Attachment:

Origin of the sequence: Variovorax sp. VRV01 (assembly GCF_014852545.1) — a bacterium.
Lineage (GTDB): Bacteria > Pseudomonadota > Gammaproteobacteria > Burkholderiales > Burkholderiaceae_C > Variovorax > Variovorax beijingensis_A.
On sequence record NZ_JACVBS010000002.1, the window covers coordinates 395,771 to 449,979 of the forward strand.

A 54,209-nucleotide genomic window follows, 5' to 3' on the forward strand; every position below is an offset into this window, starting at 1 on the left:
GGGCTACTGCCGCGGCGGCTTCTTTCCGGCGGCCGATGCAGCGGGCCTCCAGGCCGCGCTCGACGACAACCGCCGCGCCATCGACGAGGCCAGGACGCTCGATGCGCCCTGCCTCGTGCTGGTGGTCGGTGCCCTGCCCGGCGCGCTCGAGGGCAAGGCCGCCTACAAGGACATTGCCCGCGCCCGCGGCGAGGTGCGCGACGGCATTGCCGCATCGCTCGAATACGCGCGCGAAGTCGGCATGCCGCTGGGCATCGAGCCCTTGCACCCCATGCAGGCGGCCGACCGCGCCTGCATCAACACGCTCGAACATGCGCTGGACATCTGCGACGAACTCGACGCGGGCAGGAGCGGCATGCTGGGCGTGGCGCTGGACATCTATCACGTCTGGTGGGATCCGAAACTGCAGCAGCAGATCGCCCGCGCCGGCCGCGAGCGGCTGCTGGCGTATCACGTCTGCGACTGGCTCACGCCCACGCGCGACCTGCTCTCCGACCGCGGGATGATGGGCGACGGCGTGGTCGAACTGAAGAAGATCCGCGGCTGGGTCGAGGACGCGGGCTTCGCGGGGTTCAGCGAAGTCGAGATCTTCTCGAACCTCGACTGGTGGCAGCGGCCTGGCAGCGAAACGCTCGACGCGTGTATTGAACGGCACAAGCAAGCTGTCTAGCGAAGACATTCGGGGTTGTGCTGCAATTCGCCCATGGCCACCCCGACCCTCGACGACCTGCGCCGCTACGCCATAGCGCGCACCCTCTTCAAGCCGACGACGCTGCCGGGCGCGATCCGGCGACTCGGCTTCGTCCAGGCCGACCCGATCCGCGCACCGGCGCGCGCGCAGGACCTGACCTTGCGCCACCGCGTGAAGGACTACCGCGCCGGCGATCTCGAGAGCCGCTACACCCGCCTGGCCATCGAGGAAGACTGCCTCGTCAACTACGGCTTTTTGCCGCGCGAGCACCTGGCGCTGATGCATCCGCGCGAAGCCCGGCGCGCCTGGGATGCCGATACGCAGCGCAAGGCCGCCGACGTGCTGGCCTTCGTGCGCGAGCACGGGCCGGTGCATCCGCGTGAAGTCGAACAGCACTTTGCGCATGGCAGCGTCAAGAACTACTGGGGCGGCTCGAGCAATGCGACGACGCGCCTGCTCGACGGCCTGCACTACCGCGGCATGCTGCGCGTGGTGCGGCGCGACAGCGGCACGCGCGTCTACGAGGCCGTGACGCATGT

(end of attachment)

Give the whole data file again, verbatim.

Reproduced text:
Origin of the sequence: Variovorax sp. VRV01 (assembly GCF_014852545.1) — a bacterium.
Lineage (GTDB): Bacteria > Pseudomonadota > Gammaproteobacteria > Burkholderiales > Burkholderiaceae_C > Variovorax > Variovorax beijingensis_A.
On sequence record NZ_JACVBS010000002.1, the window covers coordinates 395,771 to 449,979 of the forward strand.

A 54,209-nucleotide genomic window follows, 5' to 3' on the forward strand; every position below is an offset into this window, starting at 1 on the left:
GGGCTACTGCCGCGGCGGCTTCTTTCCGGCGGCCGATGCAGCGGGCCTCCAGGCCGCGCTCGACGACAACCGCCGCGCCATCGACGAGGCCAGGACGCTCGATGCGCCCTGCCTCGTGCTGGTGGTCGGTGCCCTGCCCGGCGCGCTCGAGGGCAAGGCCGCCTACAAGGACATTGCCCGCGCCCGCGGCGAGGTGCGCGACGGCATTGCCGCATCGCTCGAATACGCGCGCGAAGTCGGCATGCCGCTGGGCATCGAGCCCTTGCACCCCATGCAGGCGGCCGACCGCGCCTGCATCAACACGCTCGAACATGCGCTGGACATCTGCGACGAACTCGACGCGGGCAGGAGCGGCATGCTGGGCGTGGCGCTGGACATCTATCACGTCTGGTGGGATCCGAAACTGCAGCAGCAGATCGCCCGCGCCGGCCGCGAGCGGCTGCTGGCGTATCACGTCTGCGACTGGCTCACGCCCACGCGCGACCTGCTCTCCGACCGCGGGATGATGGGCGACGGCGTGGTCGAACTGAAGAAGATCCGCGGCTGGGTCGAGGACGCGGGCTTCGCGGGGTTCAGCGAAGTCGAGATCTTCTCGAACCTCGACTGGTGGCAGCGGCCTGGCAGCGAAACGCTCGACGCGTGTATTGAACGGCACAAGCAAGCTGTCTAGCGAAGACATTCGGGGTTGTGCTGCAATTCGCCCATGGCCACCCCGACCCTCGACGACCTGCGCCGCTACGCCATAGCGCGCACCCTCTTCAAGCCGACGACGCTGCCGGGCGCGATCCGGCGACTCGGCTTCGTCCAGGCCGACCCGATCCGCGCACCGGCGCGCGCGCAGGACCTGACCTTGCGCCACCGCGTGAAGGACTACCGCGCCGGCGATCTCGAGAGCCGCTACACCCGCCTGGCCATCGAGGAAGACTGCCTCGTCAACTACGGCTTTTTGCCGCGCGAGCACCTGGCGCTGATGCATCCGCGCGAAGCCCGGCGCGCCTGGGATGCCGATACGCAGCGCAAGGCCGCCGACGTGCTGGCCTTCGTGCGCGAGCACGGGCCGGTGCATCCGCGTGAAGTCGAACAGCACTTTGCGCATGGCAGCGTCAAGAACTACTGGGGCGGCTCGAGCAATGCGACGACGCGCCTGCTCGACGGCCTGCACTACCGCGGCATGCTGCGCGTGGTGCGGCGCGACAGCGGCACGCGCGTCTACGAGGCCGTGACGCATGT